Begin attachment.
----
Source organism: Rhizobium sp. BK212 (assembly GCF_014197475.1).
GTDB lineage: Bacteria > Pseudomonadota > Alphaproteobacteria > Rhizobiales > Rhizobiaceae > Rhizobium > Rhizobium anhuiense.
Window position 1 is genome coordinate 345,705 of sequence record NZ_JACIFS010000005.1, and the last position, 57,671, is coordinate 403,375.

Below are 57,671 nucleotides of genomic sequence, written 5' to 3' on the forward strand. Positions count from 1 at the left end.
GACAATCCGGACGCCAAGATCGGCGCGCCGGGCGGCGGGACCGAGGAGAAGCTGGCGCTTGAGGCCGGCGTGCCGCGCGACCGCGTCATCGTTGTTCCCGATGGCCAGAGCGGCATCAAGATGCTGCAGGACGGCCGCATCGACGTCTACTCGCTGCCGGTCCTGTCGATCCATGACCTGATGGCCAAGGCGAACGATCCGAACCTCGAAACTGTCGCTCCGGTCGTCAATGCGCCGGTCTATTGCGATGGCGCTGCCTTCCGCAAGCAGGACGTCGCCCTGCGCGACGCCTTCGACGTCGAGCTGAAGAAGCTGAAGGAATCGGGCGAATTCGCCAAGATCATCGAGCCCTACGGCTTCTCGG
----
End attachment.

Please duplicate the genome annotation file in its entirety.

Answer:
Source organism: Rhizobium sp. BK212 (assembly GCF_014197475.1).
GTDB lineage: Bacteria > Pseudomonadota > Alphaproteobacteria > Rhizobiales > Rhizobiaceae > Rhizobium > Rhizobium anhuiense.
Window position 1 is genome coordinate 345,705 of sequence record NZ_JACIFS010000005.1, and the last position, 57,671, is coordinate 403,375.

Below are 57,671 nucleotides of genomic sequence, written 5' to 3' on the forward strand. Positions count from 1 at the left end.
GACAATCCGGACGCCAAGATCGGCGCGCCGGGCGGCGGGACCGAGGAGAAGCTGGCGCTTGAGGCCGGCGTGCCGCGCGACCGCGTCATCGTTGTTCCCGATGGCCAGAGCGGCATCAAGATGCTGCAGGACGGCCGCATCGACGTCTACTCGCTGCCGGTCCTGTCGATCCATGACCTGATGGCCAAGGCGAACGATCCGAACCTCGAAACTGTCGCTCCGGTCGTCAATGCGCCGGTCTATTGCGATGGCGCTGCCTTCCGCAAGCAGGACGTCGCCCTGCGCGACGCCTTCGACGTCGAGCTGAAGAAGCTGAAGGAATCGGGCGAATTCGCCAAGATCATCGAGCCCTACGGCTTCTCGG